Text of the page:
My earliest pictures taken with the EOS-M were pretty mundane to start with and it was only the camera's performance in very low light that interested me at first. I was using a 16-35mm lens on a cloudy day. And, whilst I was happy with the resolution and color in the shots, they were pretty poorly lit and therefore uninteresting to the eye. Getting a good WB on an overcast day is sometimes tricky. Overcast pictures are especially uninteresting (see image below) but they serve the purpose of capturing the scene. The cemetery below is one of the oldest in Australia and it contains the bodies of men who came here in the 1700s. It has great historical significance but sits perched in the middle of the city, amongst the buildings. If I was using this picture in a book, I would probably try and return on a brighter day where there was more contrast or the lighting was more interesting. But you can't always return to a place of interest. Especially when you're on vacation or traveling a long way.

One of the FIRST pictures I took with my EOS-M when it arrived. Pretty boring.

There will always be others who may complain that your pictures lack something, no matter what camera you use. People can be critical of composition, color, subject matter and lighting. Your camera can handle much of the workload but, in the end, an eye for lighting is something worth developing. Because the most important ingredient is often the lighting of the scene.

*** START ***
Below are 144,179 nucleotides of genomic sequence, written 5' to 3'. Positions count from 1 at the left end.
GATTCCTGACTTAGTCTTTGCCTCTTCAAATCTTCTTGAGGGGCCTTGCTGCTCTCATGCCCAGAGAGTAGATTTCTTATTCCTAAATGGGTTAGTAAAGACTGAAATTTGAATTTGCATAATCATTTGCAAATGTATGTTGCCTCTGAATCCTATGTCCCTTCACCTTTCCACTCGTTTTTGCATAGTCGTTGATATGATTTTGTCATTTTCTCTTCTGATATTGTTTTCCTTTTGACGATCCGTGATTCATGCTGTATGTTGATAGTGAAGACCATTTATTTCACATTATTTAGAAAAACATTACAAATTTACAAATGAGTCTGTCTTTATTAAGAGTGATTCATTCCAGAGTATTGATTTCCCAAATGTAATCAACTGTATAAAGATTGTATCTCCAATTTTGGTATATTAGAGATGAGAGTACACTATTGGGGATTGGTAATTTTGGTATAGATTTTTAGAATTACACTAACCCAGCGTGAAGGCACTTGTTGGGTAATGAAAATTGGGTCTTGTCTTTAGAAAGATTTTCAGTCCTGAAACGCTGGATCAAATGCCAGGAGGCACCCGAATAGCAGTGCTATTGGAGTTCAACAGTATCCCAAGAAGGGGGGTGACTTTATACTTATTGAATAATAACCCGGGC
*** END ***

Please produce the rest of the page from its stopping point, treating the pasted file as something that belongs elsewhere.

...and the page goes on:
Generally speaking, I prefer to shoot with natural lighting. I rarely use a flash if I can help it. I wouldn't consider myself a professional photographer but I do force myself to use my cameras regularly so that I understand them and can use them to capture the things that I want. Creating bokeh or attractive background blur can often give the impression that a photograph is sharper or even better than it really is. And the EOS-M can certainly produce some very attractive background blur, the strengths of the results depending in part on the lens and aperture used. You can always convert a picture to Black & White to rescue a bad White Balance.

The thing I like about the EOS-M is that it's just like a mini-DSLR, without the bulk. It can capture those shots that your APS-C sensor sized DSLR can capture. The EOS-M sensor produces smoother and slightly brighter images that much earlier generations of DSLRs could capture though this might only become apparent with higher ISO settings and longer exposures.

EOS-M - I got my wife to stop the car and shot this tractor out the window. I think the farmer looked a bit concerned for a moment. It's sharp and colorful. Just what I like to shoot.

EOS-M - this cup of hot-chocolate was photographed at an outdoors cafe at night. I think it would have looked pretty boring without the shallow Depth Of Field and strong bokeh.

EOS-M - one of those days when it was raining outside but I still wanted to get used to a new lens and the camera I was using it on. There's always something to shoot, even on those bad days.

There's no doubt that the EOS-M can capture just about any type of picture you could imagine. Tracking sporting subjects as fast as a dedicated DSLR can do is unlikely but with the new Firmware upload, it's faster than it was and it's MORE than capable for most dedicated photographers.